‘We are involved in humanitarian projects aimed at helping Russian compatriots. We promote the Russian language, cultural and historical legacy, and provide assistance to our compatriots who get in trouble, and help coordinate various projects, including the Eternal Regiment, and large-scale events like Maslenitsa celebrations.’
Branson described the group’s alleged humanitarian work as being ‘very important’.
The former merchant banker, who remains at large, told her friend and convicted spy that she fled the U.S. because she was ‘scared’ and thought the ‘probability was very high’ that she would be arrested in America.
The Department of Justice announced charges against Branson on Tuesday, alleging she illegally worked as a spy for the Russian government since at least 2011. She is charged with six counts, including acting as an agent of a foreign government while failing to notify the Attorney General, failing to register under the Foreign Agents Registration Act, conspiring to commit visa fraud and lying to the FBI.
The Russian embassy to the United States, commenting to independent Russian news agency Interfax on Wednesday, said it views the prosecution of Branson as a ‘hostile act’.
‘By doing so, the United States denies people with Russian origins the right to stay in touch with the homeland and to take active part in the preservation of cultural and language legacy,’ the embassy said.
The announcement of charges against Branson came hours after President Joe Biden announced a ban on energy imports from Moscow due to the invasion of Ukraine.
Branson was charged Tuesday with subverting laws for the last decade that require foreign agents to register with the U.S. The charges against her were announced after the unsealing of a criminal complaint in Manhattan federal court.
‘Elena Branson… actively subverted foreign agent registration laws in the United States in order to promote Russian policies and ideology,’ said Damian Williams, the U.S. Attorney for the Southern District of New York.
‘Branson is alleged to have corresponded with Putin himself and met with a high-ranking Russia minister before founding a Russian propaganda center here in New York City, the Russian Center New York.’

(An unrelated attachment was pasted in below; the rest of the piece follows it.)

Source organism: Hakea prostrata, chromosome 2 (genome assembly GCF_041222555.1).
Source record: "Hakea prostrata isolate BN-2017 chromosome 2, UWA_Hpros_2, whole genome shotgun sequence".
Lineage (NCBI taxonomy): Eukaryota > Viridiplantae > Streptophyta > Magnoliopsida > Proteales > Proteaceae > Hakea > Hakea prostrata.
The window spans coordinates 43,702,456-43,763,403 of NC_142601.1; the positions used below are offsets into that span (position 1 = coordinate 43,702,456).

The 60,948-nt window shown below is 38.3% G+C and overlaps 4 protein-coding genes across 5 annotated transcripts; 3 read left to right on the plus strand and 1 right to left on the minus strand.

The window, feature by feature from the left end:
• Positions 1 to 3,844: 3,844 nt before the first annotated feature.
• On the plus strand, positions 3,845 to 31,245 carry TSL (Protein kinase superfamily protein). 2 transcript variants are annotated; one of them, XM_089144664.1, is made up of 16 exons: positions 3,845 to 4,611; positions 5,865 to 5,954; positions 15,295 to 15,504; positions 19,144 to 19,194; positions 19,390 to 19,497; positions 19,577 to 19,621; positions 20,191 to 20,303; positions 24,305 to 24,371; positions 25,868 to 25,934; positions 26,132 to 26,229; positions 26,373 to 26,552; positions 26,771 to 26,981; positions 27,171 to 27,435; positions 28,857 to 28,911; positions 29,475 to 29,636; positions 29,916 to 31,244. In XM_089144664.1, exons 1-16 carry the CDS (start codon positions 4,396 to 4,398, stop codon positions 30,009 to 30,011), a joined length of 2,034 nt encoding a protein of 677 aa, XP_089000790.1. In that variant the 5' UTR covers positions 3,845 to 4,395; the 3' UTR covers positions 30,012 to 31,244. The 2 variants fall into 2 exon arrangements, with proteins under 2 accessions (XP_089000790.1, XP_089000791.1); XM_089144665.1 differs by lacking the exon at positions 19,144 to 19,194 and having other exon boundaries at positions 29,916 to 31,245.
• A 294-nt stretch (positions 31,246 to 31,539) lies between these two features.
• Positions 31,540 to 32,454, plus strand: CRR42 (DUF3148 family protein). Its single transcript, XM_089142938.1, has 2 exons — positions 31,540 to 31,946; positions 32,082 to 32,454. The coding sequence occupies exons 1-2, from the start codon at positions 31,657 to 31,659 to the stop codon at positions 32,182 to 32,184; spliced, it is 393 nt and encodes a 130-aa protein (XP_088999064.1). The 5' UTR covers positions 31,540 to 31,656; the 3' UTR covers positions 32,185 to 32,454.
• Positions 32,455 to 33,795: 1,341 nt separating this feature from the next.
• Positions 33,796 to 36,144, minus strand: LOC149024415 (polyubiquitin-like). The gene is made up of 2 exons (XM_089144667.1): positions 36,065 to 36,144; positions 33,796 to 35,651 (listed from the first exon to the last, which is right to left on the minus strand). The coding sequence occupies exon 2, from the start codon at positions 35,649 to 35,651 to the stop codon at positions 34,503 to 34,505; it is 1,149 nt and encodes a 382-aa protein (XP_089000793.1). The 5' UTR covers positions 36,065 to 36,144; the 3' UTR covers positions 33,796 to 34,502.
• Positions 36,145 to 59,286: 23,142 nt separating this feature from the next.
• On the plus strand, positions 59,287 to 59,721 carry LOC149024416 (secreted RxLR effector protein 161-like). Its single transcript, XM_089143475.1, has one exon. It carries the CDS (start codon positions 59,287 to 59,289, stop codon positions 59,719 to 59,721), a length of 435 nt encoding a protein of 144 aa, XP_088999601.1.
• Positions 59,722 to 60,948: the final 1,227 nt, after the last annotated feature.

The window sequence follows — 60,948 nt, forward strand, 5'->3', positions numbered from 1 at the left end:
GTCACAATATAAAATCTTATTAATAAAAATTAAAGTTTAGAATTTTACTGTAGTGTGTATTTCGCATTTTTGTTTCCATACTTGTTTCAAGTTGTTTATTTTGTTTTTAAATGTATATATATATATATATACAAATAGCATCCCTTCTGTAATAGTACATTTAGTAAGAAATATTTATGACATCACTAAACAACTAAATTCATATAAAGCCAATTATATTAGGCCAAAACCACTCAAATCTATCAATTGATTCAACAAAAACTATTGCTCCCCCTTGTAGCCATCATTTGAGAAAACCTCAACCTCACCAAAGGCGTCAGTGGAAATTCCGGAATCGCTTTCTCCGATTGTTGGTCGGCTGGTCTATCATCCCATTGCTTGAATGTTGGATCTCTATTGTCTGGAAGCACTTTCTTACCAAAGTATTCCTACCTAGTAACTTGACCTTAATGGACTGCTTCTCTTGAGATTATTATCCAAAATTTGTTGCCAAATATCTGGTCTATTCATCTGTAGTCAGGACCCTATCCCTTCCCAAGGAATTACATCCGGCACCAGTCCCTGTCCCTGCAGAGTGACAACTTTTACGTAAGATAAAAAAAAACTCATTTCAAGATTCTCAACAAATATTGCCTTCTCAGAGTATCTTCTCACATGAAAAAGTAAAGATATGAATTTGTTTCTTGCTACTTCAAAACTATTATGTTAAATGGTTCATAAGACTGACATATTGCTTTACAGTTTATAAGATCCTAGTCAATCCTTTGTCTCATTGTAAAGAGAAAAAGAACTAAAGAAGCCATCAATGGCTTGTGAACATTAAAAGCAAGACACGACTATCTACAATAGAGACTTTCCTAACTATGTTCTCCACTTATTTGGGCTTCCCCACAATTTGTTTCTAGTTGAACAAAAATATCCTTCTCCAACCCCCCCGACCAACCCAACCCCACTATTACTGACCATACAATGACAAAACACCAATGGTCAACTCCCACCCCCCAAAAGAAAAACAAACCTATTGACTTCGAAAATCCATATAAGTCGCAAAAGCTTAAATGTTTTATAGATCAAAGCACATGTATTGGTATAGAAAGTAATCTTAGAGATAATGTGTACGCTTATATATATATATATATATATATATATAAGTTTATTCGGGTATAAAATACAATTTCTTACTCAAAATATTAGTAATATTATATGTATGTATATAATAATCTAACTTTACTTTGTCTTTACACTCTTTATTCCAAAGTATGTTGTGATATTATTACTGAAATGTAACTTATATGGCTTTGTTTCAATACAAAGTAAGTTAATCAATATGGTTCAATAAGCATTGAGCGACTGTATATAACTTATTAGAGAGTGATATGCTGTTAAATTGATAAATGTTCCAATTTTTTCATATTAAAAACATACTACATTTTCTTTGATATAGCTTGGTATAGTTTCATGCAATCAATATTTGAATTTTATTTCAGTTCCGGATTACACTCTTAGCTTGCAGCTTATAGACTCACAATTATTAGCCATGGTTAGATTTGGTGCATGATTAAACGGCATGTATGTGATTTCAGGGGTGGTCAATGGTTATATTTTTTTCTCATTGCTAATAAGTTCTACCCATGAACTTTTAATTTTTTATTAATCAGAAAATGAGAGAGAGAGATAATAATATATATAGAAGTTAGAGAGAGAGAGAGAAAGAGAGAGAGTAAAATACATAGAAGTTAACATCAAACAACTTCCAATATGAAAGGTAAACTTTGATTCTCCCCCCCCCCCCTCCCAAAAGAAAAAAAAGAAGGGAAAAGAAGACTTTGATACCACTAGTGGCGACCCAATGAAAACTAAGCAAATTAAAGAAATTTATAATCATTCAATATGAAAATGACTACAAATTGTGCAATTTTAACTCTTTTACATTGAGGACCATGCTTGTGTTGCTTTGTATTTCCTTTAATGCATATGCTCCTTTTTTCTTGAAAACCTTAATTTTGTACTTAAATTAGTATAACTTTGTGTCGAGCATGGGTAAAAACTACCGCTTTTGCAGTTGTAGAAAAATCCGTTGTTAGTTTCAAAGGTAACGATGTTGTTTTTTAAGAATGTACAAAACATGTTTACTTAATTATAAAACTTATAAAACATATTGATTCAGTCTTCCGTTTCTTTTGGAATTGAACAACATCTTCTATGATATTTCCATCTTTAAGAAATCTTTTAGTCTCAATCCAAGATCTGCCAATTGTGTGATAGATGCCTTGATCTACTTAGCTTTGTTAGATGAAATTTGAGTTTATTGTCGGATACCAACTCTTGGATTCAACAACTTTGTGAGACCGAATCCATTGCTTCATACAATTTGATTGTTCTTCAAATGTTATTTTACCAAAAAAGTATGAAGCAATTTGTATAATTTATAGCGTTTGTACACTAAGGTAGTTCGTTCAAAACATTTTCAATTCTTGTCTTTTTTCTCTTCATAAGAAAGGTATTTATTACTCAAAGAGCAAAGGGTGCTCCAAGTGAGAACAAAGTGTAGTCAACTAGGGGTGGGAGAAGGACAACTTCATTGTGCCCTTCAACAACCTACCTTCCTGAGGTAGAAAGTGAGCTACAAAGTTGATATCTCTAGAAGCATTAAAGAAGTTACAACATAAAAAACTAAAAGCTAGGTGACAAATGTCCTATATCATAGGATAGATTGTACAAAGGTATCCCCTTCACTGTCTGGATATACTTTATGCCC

Dual US and Russian citizen Elena Branson (pictured in 2019), also known as Elena Chernykh, has been charged with failing to register as a foreign agent and other violations
The 61-year-old, who was born in the Soviet Union and became a US citizen in 1999, allegedly opened the Russian Center of New York with tens of thousands of dollars from the Russian government
The Department of Justice says Branson communicated with high-ranking Russian officials and with Russian President Vladimir Putin himself. Above, Putin on Tuesday
Branson also alleged that Americans are fearful of Russians and continue to persecute compatriots.
‘In the US. there are many ill-wishers and Russophobes,’ she told Butina last year.
‘There are groups that inform on us. There is a small but very active portion of the public that attacks Russia, Russians and Russian speakers.’
Russia has claimed the charges against Branson are another one of America’s ‘egregious cases of harassment of compatriots’ and and that U.S. officials ‘continue to ignore the calls for the provision of basic rights of the Russian community, including those enshrined in the First Amendment to the U.S. Constitution’.
‘In fact, this is a flagrant violation of personal freedoms in the country that aspires to be called “a stronghold of democracy,”‘ an embassy spokesperson told Interfax.
‘Let them freely speak their native, Russian language, maintain contacts with the homeland, and implement cultural and historical projects, especially those that connect the glorious past of Russia and the United States.’
The FBI raided Branson’s Kips Bay apartment in September 2020. The search resulted in the seizure of 34 electronics, including 11 cell phones, from Branson’s home and the Russian Center of New York’s Manhattan office, the complaint states